Vector function of vectors expansion

I am reading Landau's Mechanics. In the solution to the problem 4 on page 138, section 42, it is stated that an arbitrary vector function $$\vec f(\vec r,\vec p)$$ may be written as $$\vec f=\vec r\phi_1+\vec p\phi_2+\vec r\times\vec p\phi_3$$, where $$\phi_1$$, $$\phi_2$$, $$\phi_3$$ are scalar functions. Why so?

• It says that an arbitrary vector can be written like that. Probably an arbitrary 3-dimensional vector, from context. I think it is meant to be a vector field. Maybe r and p are in different directions? Otherwise a bit strange thing to state.
– Emil
Commented Jan 29, 2022 at 10:03
• If $r$ and $p$ are linearly independent, then they form a basis together with $r \times p$. In that case you can write every vector as a linear combination of these three. I don't see how the expansion works if they are not independent. Commented Jan 29, 2022 at 10:07
• I think the important part that should be added to this questions is the statement of problem 4: "Show that [f,Mz]=fxn, where f is a vector function of the coordinates and momentum of a particle, an n is a unit vector parallel to the z-axis". Based on the hints is want you to work thought the Poisson bracket math using the suggested relationships in the rest of the solution. Commented Jan 29, 2022 at 12:12

$$\newcommand{\bl}[1]{\boldsymbol{#1}} \newcommand{\e}{\bl=} \newcommand{\p}{\bl+} \newcommand{\m}{\bl-} \newcommand{\gr}{\bl>} \newcommand{\les}{\bl<} \newcommand{\greq}{\bl\ge} \newcommand{\leseq}{\bl\le} \newcommand{\plr}[1]{\left(#1\right)} \newcommand{\blr}[1]{\left[#1\right]} \newcommand{\vlr}[1]{\vert#1\vert} \newcommand{\Vlr}[1]{\Vert#1\Vert} \newcommand{\lara}[1]{\langle#1\rangle} \newcommand{\lav}[1]{\langle#1|} \newcommand{\vra}[1]{|#1\rangle} \newcommand{\lavra}[2]{\langle#1|#2\rangle} \newcommand{\lavvra}[3]{\langle#1|\,#2\,|#3\rangle} \newcommand{\vp}{\vphantom{\dfrac{a}{b}}} \newcommand{\hp}[1]{\hphantom{#1}} \newcommand{\x}{\bl\times} \newcommand{\qqlraqq}{\qquad\bl{-\!\!\!-\!\!\!-\!\!\!\longrightarrow}\qquad} \newcommand{\qqLraqq}{\qquad\boldsymbol{\e\!\e\!\e\!\e\!\Longrightarrow}\qquad} \newcommand{\tl}[1]{\tag{#1}\label{#1}} \newcommand{\hebl}{\bl{=\!=\!=\!==\!=\!=\!==\!=\!=\!==\!=\!=\!==\!=\!=\!==\!=\!=\!==\!=\!=\!==\!=\!=\!==\!=\!=\!==\!=\!=\!==\!=\!=\!==\!=\!=\!=}}$$

I think this Figure answers your question. It's up to you to find expressions for $$\phi_1,\phi_2,\phi_3$$ for given $$\mathbf r,\mathbf p,\mathbf f$$ with $$\mathbf r\x\mathbf p \bl\ne \bl0$$.

If $$$$\mathbf f \e \phi_1\mathbf r\p\phi_2\mathbf p\p \phi_3\plr{\mathbf r\x\mathbf p} \tl{01}$$$$ try to prove that \begin{align} \phi_1 & \e \dfrac{\plr{\mathbf f\bl\cdot\mathbf r}\Vlr{\mathbf p}^2\m\plr{\mathbf f\bl\cdot\mathbf p}\plr{\mathbf r\bl\cdot\mathbf p}}{\Vlr{\mathbf r\x\mathbf p}^2} \tl{02.1}\\ \phi_2 & \e \dfrac{\plr{\mathbf f\bl\cdot\mathbf p}\Vlr{\mathbf r}^2\m\plr{\mathbf f\bl\cdot\mathbf r}\plr{\mathbf r\bl\cdot\mathbf p}}{\Vlr{\mathbf r\x\mathbf p}^2} \tl{02.2}\\ \phi_3 & \e \dfrac{\mathbf f\bl\cdot\plr{\mathbf r\x\mathbf p}}{\Vlr{\mathbf r\x\mathbf p}^2} \tl{02.3} \end{align}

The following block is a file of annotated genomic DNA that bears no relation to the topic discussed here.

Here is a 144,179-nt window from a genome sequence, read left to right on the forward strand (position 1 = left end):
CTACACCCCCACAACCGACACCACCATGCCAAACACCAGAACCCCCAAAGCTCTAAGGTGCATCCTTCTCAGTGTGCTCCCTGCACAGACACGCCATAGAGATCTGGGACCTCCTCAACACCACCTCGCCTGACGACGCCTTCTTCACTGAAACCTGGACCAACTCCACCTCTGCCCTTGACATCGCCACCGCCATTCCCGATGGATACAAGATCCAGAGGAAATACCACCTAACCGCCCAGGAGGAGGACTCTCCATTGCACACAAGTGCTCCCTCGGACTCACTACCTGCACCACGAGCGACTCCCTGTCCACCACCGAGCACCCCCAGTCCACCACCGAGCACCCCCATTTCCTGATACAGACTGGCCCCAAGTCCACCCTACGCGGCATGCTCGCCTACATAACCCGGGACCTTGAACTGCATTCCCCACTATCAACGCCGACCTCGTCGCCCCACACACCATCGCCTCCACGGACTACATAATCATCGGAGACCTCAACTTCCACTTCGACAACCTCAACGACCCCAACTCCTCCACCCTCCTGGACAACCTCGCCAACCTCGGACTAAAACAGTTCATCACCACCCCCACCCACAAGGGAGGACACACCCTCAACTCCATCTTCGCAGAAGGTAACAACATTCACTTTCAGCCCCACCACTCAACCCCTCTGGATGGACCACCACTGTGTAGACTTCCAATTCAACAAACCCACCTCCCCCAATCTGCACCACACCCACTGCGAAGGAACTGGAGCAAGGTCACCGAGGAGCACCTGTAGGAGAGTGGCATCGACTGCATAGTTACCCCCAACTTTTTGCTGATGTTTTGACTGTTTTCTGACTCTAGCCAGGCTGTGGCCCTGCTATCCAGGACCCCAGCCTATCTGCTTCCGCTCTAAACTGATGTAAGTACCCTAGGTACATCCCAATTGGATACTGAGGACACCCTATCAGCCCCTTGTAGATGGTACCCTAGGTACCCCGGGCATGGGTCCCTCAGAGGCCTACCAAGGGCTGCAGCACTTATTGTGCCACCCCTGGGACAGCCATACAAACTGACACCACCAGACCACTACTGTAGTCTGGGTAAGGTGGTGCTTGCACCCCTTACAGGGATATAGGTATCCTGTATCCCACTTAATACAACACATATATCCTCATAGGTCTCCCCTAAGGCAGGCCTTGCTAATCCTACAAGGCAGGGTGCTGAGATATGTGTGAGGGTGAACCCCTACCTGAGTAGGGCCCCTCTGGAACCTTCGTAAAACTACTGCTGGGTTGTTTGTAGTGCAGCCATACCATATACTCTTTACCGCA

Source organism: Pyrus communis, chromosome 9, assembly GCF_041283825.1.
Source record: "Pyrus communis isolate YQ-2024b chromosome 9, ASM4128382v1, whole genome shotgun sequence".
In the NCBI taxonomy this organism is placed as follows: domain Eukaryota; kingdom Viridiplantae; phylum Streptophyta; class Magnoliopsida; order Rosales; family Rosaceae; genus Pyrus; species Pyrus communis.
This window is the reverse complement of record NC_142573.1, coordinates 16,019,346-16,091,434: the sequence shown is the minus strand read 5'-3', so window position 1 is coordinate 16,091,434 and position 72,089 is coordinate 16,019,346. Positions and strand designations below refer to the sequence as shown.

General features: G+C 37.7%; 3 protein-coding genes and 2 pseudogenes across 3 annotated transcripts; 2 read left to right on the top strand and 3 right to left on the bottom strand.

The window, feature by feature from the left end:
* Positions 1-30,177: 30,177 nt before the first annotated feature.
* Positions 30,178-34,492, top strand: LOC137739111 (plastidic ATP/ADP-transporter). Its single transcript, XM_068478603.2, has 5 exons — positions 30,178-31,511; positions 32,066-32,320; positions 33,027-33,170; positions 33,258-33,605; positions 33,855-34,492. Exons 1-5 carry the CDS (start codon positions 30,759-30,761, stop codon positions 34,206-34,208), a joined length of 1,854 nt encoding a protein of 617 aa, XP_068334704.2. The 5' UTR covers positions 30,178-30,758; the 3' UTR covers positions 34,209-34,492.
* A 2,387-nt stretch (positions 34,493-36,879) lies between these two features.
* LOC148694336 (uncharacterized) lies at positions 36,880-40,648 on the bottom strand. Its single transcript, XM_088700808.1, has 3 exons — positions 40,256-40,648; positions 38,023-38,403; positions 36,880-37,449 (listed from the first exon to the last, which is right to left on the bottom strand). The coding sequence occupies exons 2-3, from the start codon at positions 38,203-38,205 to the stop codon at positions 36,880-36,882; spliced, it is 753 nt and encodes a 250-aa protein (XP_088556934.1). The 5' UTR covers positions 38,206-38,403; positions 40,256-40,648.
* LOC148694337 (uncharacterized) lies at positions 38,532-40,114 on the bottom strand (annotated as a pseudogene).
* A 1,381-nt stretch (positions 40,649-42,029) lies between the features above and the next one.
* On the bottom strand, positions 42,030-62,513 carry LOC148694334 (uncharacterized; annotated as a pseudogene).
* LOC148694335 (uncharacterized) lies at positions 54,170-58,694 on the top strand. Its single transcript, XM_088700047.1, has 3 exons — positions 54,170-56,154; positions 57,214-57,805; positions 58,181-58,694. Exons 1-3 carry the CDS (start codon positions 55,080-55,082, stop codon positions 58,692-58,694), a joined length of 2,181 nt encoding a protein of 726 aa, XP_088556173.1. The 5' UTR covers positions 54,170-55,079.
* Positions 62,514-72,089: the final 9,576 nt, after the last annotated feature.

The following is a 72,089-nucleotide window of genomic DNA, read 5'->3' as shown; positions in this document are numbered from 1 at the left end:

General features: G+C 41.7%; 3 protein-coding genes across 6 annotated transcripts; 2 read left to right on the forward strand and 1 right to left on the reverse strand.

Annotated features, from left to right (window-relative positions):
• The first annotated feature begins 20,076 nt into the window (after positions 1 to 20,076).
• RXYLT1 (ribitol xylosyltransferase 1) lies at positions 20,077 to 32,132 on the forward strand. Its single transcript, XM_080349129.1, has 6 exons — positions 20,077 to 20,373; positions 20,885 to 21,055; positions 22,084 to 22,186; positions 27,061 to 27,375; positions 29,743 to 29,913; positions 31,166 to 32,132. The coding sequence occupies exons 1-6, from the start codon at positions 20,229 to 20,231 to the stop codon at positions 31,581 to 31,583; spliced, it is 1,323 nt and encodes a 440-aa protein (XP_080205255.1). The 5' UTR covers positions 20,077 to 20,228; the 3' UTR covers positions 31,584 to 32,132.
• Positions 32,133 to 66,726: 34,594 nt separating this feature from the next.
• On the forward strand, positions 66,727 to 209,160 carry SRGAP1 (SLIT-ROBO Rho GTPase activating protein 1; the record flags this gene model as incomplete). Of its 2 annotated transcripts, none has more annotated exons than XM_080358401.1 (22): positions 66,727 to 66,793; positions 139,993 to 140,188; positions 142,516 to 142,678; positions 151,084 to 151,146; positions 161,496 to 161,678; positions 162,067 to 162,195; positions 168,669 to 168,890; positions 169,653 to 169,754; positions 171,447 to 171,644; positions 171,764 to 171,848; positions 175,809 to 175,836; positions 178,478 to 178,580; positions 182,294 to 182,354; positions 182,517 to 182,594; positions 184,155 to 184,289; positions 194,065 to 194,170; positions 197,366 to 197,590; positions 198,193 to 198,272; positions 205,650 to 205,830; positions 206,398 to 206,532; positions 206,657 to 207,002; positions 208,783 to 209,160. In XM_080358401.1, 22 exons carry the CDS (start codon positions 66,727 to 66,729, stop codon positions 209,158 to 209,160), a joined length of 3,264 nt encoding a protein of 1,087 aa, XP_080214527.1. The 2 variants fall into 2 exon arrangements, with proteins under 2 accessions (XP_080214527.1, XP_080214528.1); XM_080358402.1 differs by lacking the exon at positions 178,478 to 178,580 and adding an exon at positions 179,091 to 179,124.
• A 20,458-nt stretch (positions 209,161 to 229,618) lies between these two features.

Note that $$$$\Vlr{\mathbf r\x\mathbf p}^2\e \Vlr{\mathbf r}^2\Vlr{\mathbf p}^2\m\plr{\mathbf r\bl\cdot\mathbf p}^2\e \Vlr{\mathbf r}^2\Vlr{\mathbf p}^2\sin^2\theta \tl{03}$$$$

• What if I take $\vec f(\vec r,0)=(r_x^2,r_y^2,r_z^2)=\vec r\phi_1$ , it seems to fail. Commented Jan 29, 2022 at 15:00
• What is this equation ??? I has no sense. Look at the vector $\mathbf f$ as any arbitrary 3-vector. Commented Jan 29, 2022 at 15:05
• But $\vec f$ is an arbitrary vector function. Commented Jan 29, 2022 at 15:18
• I think you spent more time writing all those newcommands than you saved using them. Commented Jan 29, 2022 at 16:42
• @Kyle Kanos : Thanks for your attention. I have the set of these ''newcommands'' in a text file and I copy-paste it in my posts in nanoseconds, so reducing the time I spend in the main body of the posts especially in cases of very long length. Commented Jan 29, 2022 at 19:50

take arbitrary vector in 3D space

$$\vec R=c_1\hat g_1+c_2\hat g_2+c_3\hat g_3\tag 1$$

where $$~\hat g_i~$$ are the independent basis vectors, and $$~c_i~$$ are the scalar components of the vector R.

$$\vec f=\phi_1\,r\,\hat r+\phi_2\,p\,\hat p+\phi_3\,|r\times p|\,\hat{r}_p\\ r_p=\vec r\times \vec p$$

comparing with equation (1)

$$c_1=\phi_1\,r\,,\hat g_1=\hat r\\ c_2=\phi_2\,p\,,\hat g_2=\hat p\\ c_3=\phi_3\,|r\times p|\,,\hat g_3=\hat r_p$$

thus there is noting unusual in this vector description

remarks:

the basis vectors must not be perpendicular to each other $$~\vec r\cdot\vec p\ne 0$$

• do you mean the basis vectors must not be parallel to each other? Commented Jan 29, 2022 at 17:43
• I mean they can be skew ? to each other $~\vec r\cdot\vec p\ne 0$
– Eli
Commented Jan 29, 2022 at 17:55